Race, Income, Diversity & Inclusion
Following the death of George Floyd and the ensuing protests across the country, WEF and AWWA were quick to issue statements of solidarity. WEF President Lynn Broaddus, who assumed the gavel in October 2020 at WEFTEC, noted how far WEF has come in this arena.
“You would have never seen WEF do that two years ago, three years ago,” Broaddus said. “It would be hard to imagine WEF doing that if we hadn’t been doing our homework on what this meant for us and what message we want to be sending to our members, especially those who are really affected most directly by what was going on.”
The issues of diversity and inclusion dovetail with three critical industry terms: water affordability, water access and water equity. The pandemic highlighted the magnitude of these issues as low income communities—which often also are communities of color—were disproportionately affected by the pandemic. Lay data of access to clean and affordable water over those low income areas, and it showcases a strong correlation between the increased spread of the disease, low income and access to water.
In September, the U.S. EPA released the updated Financial Capabilities Assessment, which aims to address financial problems for communities of low and moderate income, specifically as it relates to water and wastewater projects. This update was widely applauded by industry associations and advocates, including the National Association of Clean Water Agencies (NACWA). Kristina Surfus, NACWA managing director of government affairs, said the update has been a long time coming.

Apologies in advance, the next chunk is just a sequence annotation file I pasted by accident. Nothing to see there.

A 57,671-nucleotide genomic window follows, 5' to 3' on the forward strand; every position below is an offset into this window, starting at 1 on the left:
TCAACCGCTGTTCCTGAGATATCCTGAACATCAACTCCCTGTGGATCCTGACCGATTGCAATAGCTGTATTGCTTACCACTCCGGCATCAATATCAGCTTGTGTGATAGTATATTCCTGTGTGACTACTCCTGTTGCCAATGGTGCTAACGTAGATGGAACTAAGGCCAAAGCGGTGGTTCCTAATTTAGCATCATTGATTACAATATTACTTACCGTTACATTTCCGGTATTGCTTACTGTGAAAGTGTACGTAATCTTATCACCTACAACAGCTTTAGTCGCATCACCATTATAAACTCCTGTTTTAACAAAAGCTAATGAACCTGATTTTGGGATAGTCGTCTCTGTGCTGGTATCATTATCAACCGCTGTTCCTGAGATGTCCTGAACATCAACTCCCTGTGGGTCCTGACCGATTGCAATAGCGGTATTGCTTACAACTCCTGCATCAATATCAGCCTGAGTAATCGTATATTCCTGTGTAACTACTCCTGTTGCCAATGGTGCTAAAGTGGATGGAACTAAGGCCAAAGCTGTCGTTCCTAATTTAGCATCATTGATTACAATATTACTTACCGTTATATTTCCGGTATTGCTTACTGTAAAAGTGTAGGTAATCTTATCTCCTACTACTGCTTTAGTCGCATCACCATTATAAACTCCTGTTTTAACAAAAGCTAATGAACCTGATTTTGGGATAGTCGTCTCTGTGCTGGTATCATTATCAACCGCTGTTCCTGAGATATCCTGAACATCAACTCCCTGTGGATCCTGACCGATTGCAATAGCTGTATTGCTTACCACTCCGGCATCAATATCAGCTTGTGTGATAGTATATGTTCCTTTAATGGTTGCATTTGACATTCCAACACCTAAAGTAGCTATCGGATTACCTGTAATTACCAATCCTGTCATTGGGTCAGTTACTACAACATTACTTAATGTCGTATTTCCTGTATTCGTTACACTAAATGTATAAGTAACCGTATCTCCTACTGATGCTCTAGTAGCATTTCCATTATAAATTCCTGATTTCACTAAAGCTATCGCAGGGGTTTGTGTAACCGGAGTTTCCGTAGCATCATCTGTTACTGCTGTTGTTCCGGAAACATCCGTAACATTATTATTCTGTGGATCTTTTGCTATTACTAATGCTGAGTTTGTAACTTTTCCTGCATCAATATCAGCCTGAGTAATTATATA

“I think the water affordability concerns really raised to the forefront this year in terms of a lot of policy makers concerns,” Surfus said. “There is no silver bullet, but all of these things are continuing to move forward and we’re taking important steps and gaining attention and some traction.”
One Water, One Purpose
Only a handful of days before the U.S. Presidential Election, President Donald J. Trump issued an executive order that established a Water Subcabinet. While this is largely seen as a political move rather than one with substance, it did generate interesting conversations on the policy of water at a national level.
Will Sarni is the founder and CEO of Water Foundry and he consults his clients on water strategies. He said one of the struggles for water in the U.S. is the culture and climate around it. In countries like Israel and Singapore, the culture around water is different.
“Both of them come to mind just because they’ve identified water as this strategic resource for economic development, business growth, ecosystem health and social well being, but also they’ve framed it as a business opportunity, for lack of a better term,” Sarni said.
Liner noted a strong first step toward addressing water from a national perspective would be data reports similar to those that are released by the U.S. Department of Energy on average energy consumed per household, total energy consumed nationally per month, and other useful data points.
“At the federal level, there’s a lot of challenge with respect to data,” Liner said. “We’re very data poor at the federal level. At the individual utility level, we’re very data rich and information poor.”
The two guiding principles if a national water policy were to take off, Sarni said, are direction and unity. One cannot exist without the other.
“Having a clear direction so everyone can row together and contribute their own special characteristics—entrepreneurs, investors, multinationals, the public sector, academic institutions, national labs, national resources like NASA, for example—really taps into all the moving parts in a unified way,” Sarni said.
And that is perhaps a goal to work toward in 2021.